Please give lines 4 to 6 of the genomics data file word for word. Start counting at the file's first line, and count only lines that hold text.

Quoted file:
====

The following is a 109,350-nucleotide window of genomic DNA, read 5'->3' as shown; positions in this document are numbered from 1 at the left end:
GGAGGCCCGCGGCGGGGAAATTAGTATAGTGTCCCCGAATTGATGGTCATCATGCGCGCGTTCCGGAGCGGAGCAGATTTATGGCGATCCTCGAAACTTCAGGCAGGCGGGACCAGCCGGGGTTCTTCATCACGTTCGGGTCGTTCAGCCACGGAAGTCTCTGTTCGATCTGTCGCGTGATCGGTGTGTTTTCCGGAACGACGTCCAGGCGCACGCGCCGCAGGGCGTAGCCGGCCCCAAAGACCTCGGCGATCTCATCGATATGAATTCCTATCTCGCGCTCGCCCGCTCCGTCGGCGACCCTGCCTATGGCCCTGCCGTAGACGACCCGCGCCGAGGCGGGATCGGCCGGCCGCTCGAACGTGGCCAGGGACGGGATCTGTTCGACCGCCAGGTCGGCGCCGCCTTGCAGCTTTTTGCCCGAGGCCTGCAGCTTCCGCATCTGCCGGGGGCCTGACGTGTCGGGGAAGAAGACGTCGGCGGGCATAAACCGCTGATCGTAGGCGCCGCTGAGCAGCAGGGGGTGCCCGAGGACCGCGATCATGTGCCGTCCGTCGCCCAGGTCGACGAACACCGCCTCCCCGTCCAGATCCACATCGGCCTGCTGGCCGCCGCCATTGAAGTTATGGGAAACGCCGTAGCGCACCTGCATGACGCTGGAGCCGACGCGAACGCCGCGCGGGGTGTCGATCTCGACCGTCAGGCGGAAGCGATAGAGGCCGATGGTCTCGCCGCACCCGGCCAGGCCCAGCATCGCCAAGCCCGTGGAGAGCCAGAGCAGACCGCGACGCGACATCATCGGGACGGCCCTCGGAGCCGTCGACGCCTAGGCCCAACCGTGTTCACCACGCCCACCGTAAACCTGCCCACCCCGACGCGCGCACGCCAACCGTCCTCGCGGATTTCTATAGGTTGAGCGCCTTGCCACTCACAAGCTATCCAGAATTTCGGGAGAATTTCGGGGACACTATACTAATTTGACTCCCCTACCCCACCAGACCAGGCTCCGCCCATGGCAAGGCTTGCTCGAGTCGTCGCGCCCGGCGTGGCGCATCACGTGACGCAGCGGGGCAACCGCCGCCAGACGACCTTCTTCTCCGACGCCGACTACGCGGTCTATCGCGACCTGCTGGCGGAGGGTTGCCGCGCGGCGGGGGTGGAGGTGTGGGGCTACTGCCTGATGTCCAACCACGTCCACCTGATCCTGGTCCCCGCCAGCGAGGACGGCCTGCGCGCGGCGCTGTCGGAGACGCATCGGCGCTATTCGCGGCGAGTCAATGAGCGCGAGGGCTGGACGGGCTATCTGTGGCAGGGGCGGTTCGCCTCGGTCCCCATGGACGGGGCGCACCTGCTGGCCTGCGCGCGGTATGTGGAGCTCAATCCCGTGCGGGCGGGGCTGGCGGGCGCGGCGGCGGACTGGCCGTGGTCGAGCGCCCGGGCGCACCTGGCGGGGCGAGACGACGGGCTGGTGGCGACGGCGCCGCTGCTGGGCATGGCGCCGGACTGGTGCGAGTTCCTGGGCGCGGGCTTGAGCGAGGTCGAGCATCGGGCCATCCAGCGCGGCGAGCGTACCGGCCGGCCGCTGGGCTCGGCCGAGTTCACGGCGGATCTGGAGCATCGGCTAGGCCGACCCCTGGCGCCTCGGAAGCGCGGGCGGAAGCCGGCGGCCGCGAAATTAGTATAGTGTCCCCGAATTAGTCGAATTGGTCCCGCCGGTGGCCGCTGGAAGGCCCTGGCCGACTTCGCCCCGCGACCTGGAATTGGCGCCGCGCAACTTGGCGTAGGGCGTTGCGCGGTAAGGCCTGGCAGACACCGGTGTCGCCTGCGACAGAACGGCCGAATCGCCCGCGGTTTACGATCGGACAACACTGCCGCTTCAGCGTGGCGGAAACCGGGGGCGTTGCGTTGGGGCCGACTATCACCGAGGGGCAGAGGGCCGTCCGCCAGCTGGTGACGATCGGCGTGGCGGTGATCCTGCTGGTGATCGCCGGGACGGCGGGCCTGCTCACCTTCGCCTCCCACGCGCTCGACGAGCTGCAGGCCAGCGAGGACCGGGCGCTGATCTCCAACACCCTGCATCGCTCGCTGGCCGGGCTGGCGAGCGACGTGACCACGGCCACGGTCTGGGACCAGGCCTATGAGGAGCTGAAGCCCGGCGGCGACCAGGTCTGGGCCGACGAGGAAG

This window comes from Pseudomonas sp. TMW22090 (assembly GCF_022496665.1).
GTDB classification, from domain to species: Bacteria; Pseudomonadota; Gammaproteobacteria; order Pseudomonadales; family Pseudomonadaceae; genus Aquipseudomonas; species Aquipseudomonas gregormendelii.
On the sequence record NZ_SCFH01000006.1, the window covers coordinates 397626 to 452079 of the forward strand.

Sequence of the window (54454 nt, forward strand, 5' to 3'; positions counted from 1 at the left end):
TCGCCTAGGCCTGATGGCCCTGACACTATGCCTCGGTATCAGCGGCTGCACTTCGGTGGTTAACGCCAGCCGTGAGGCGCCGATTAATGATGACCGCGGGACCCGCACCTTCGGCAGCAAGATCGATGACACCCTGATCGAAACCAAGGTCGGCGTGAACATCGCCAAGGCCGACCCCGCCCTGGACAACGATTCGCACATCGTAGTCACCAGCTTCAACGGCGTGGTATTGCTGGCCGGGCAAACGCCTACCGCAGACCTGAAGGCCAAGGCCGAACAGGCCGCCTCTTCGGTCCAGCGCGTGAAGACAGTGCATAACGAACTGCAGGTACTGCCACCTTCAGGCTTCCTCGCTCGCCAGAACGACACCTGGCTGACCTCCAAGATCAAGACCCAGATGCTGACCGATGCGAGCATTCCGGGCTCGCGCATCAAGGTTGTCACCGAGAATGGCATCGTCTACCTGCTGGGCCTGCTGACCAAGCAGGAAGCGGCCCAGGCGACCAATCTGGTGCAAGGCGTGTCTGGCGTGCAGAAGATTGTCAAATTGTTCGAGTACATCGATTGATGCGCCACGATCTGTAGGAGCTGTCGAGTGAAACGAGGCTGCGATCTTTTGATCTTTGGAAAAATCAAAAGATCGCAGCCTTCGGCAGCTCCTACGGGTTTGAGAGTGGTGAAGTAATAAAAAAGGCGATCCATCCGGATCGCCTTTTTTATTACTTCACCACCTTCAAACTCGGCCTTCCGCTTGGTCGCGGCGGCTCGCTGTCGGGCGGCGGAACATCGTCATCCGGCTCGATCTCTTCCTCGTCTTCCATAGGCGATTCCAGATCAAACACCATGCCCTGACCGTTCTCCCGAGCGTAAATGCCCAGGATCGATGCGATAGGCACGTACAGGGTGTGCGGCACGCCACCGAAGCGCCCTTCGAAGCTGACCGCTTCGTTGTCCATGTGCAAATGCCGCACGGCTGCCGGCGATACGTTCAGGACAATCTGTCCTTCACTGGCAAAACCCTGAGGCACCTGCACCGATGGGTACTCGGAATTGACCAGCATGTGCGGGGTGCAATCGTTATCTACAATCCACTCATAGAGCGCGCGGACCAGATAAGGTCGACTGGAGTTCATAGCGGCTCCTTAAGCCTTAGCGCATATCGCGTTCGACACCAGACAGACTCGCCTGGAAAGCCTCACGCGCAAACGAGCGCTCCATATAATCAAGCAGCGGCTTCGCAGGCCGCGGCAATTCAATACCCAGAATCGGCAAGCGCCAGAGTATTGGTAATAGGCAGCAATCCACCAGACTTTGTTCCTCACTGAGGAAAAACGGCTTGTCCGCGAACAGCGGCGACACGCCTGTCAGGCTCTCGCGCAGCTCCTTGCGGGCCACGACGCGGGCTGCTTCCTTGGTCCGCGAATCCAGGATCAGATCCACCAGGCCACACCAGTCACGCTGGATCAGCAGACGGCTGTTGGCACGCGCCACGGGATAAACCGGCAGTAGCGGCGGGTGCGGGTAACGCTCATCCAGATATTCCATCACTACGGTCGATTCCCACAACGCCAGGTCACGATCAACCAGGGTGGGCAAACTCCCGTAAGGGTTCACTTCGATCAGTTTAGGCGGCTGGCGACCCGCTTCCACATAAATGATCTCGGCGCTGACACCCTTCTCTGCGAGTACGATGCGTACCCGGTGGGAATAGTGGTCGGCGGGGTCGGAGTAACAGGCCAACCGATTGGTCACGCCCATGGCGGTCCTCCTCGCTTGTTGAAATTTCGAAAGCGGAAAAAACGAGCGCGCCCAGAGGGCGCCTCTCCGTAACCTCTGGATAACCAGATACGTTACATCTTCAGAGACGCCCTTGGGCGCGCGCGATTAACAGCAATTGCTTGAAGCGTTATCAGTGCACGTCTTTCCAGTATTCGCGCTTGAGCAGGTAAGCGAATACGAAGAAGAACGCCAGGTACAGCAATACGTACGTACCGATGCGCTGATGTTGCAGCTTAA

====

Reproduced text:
GTDB classification, from domain to species: Bacteria; Pseudomonadota; Gammaproteobacteria; order Pseudomonadales; family Pseudomonadaceae; genus Aquipseudomonas; species Aquipseudomonas gregormendelii.
On the sequence record NZ_SCFH01000006.1, the window covers coordinates 397626 to 452079 of the forward strand.

Sequence of the window (54454 nt, forward strand, 5' to 3'; positions counted from 1 at the left end):